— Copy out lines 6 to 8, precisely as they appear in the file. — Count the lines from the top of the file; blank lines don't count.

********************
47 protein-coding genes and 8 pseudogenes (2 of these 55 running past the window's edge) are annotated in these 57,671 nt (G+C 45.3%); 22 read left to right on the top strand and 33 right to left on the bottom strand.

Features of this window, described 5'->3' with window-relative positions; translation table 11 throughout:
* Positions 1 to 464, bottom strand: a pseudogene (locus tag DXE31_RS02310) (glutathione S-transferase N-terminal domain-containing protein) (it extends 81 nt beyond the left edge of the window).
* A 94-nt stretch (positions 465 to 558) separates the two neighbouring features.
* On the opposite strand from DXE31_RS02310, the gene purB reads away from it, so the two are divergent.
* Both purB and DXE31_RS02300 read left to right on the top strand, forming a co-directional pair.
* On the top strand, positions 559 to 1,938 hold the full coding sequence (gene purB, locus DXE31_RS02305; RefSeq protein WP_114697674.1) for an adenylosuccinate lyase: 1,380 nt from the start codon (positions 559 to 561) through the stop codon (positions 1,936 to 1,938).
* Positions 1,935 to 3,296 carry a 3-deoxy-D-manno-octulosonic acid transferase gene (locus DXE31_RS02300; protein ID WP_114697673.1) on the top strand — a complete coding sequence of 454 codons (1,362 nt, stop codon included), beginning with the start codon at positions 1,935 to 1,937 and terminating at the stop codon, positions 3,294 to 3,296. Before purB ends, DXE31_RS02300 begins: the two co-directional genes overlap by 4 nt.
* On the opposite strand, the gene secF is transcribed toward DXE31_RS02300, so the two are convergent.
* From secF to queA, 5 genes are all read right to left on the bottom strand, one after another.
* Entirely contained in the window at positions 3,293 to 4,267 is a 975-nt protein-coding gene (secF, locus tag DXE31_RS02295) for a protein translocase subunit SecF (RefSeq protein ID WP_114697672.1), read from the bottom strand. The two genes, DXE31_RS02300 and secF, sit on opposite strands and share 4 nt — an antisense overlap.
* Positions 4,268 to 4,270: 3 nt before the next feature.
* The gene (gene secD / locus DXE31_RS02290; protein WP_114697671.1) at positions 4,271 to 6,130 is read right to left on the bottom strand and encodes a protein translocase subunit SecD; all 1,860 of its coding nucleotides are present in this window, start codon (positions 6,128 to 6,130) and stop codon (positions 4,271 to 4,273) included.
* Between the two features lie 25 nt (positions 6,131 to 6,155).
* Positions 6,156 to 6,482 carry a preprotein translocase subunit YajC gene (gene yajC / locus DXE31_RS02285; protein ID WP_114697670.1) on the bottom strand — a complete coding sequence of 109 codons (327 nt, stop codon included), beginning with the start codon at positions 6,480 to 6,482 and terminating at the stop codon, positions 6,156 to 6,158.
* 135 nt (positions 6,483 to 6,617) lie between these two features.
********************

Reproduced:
* Both purB and DXE31_RS02300 read left to right on the top strand, forming a co-directional pair.
* On the top strand, positions 559 to 1,938 hold the full coding sequence (gene purB, locus DXE31_RS02305; RefSeq protein WP_114697674.1) for an adenylosuccinate lyase: 1,380 nt from the start codon (positions 559 to 561) through the stop codon (positions 1,936 to 1,938).
* Positions 1,935 to 3,296 carry a 3-deoxy-D-manno-octulosonic acid transferase gene (locus DXE31_RS02300; protein ID WP_114697673.1) on the top strand — a complete coding sequence of 454 codons (1,362 nt, stop codon included), beginning with the start codon at positions 1,935 to 1,937 and terminating at the stop codon, positions 3,294 to 3,296. Before purB ends, DXE31_RS02300 begins: the two co-directional genes overlap by 4 nt.